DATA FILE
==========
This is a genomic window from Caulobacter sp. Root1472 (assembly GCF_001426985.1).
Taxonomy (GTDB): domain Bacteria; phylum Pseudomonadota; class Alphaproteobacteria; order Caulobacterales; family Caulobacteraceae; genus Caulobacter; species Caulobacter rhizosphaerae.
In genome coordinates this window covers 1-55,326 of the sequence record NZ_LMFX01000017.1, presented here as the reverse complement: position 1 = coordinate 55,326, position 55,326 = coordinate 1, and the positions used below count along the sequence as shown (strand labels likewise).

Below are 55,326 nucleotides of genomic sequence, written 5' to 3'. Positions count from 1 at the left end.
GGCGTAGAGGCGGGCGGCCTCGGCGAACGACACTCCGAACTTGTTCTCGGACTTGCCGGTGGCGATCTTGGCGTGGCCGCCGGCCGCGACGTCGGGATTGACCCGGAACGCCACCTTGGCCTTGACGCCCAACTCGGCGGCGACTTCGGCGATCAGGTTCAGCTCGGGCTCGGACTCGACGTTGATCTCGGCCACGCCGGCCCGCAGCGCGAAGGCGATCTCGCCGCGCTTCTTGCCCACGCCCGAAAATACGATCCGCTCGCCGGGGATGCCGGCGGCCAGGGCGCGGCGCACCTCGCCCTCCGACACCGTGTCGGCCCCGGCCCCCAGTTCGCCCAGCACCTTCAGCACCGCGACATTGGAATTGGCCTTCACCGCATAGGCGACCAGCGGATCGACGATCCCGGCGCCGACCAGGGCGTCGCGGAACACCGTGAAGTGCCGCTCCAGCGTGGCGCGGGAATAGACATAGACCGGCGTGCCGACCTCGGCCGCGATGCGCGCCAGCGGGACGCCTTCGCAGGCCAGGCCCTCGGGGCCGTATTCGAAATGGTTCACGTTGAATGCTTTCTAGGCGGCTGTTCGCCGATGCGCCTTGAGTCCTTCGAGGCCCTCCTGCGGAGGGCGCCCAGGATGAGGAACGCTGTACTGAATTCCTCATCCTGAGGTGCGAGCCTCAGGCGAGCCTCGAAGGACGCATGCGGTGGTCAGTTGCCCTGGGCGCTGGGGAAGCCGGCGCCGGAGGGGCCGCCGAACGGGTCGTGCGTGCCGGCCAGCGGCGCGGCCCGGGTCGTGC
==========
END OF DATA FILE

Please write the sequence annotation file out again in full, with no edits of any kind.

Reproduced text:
This is a genomic window from Caulobacter sp. Root1472 (assembly GCF_001426985.1).
Taxonomy (GTDB): domain Bacteria; phylum Pseudomonadota; class Alphaproteobacteria; order Caulobacterales; family Caulobacteraceae; genus Caulobacter; species Caulobacter rhizosphaerae.
In genome coordinates this window covers 1-55,326 of the sequence record NZ_LMFX01000017.1, presented here as the reverse complement: position 1 = coordinate 55,326, position 55,326 = coordinate 1, and the positions used below count along the sequence as shown (strand labels likewise).

Below are 55,326 nucleotides of genomic sequence, written 5' to 3'. Positions count from 1 at the left end.
GGCGTAGAGGCGGGCGGCCTCGGCGAACGACACTCCGAACTTGTTCTCGGACTTGCCGGTGGCGATCTTGGCGTGGCCGCCGGCCGCGACGTCGGGATTGACCCGGAACGCCACCTTGGCCTTGACGCCCAACTCGGCGGCGACTTCGGCGATCAGGTTCAGCTCGGGCTCGGACTCGACGTTGATCTCGGCCACGCCGGCCCGCAGCGCGAAGGCGATCTCGCCGCGCTTCTTGCCCACGCCCGAAAATACGATCCGCTCGCCGGGGATGCCGGCGGCCAGGGCGCGGCGCACCTCGCCCTCCGACACCGTGTCGGCCCCGGCCCCCAGTTCGCCCAGCACCTTCAGCACCGCGACATTGGAATTGGCCTTCACCGCATAGGCGACCAGCGGATCGACGATCCCGGCGCCGACCAGGGCGTCGCGGAACACCGTGAAGTGCCGCTCCAGCGTGGCGCGGGAATAGACATAGACCGGCGTGCCGACCTCGGCCGCGATGCGCGCCAGCGGGACGCCTTCGCAGGCCAGGCCCTCGGGGCCGTATTCGAAATGGTTCACGTTGAATGCTTTCTAGGCGGCTGTTCGCCGATGCGCCTTGAGTCCTTCGAGGCCCTCCTGCGGAGGGCGCCCAGGATGAGGAACGCTGTACTGAATTCCTCATCCTGAGGTGCGAGCCTCAGGCGAGCCTCGAAGGACGCATGCGGTGGTCAGTTGCCCTGGGCGCTGGGGAAGCCGGCGCCGGAGGGGCCGCCGAACGGGTCGTGCGTGCCGGCCAGCGGCGCGGCCCGGGTCGTGC